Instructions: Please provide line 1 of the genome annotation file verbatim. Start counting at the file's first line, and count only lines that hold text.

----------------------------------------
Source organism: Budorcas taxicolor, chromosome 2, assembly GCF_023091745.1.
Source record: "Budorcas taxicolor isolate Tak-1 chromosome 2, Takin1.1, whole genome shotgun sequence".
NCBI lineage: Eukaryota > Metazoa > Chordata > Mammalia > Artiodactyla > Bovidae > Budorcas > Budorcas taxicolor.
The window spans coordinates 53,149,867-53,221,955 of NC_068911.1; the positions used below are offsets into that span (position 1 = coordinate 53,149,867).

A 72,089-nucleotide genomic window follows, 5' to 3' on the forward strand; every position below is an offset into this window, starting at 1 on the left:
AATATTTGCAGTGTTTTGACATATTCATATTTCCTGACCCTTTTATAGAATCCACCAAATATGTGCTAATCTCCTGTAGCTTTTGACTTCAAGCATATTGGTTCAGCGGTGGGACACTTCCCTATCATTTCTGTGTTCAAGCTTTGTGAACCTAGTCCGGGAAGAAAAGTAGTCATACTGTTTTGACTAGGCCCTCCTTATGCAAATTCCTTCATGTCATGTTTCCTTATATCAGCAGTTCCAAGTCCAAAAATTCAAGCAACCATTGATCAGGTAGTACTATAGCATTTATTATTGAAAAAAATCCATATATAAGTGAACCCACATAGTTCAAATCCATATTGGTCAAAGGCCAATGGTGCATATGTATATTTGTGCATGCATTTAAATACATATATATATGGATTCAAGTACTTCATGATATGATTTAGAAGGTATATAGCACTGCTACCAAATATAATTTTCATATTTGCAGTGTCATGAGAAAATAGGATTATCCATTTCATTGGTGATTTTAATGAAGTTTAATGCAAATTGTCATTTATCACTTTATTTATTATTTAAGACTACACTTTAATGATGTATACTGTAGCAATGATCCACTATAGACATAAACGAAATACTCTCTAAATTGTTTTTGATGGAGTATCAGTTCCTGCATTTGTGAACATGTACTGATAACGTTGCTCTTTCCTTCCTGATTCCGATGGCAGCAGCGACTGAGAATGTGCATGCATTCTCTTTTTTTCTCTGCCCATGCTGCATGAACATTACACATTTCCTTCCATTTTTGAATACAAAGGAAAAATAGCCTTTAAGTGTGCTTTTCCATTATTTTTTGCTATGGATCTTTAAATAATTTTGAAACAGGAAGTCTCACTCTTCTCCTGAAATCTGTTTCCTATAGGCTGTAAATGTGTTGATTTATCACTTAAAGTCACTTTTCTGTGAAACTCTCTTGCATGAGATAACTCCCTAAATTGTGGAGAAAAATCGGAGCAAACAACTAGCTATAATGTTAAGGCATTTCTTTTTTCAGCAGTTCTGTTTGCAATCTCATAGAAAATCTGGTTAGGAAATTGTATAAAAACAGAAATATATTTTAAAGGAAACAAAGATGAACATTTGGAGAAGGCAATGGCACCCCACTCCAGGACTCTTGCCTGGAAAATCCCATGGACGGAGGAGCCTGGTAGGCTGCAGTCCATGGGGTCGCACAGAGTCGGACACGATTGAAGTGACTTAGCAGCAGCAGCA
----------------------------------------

Source organism: Budorcas taxicolor, chromosome 2, assembly GCF_023091745.1.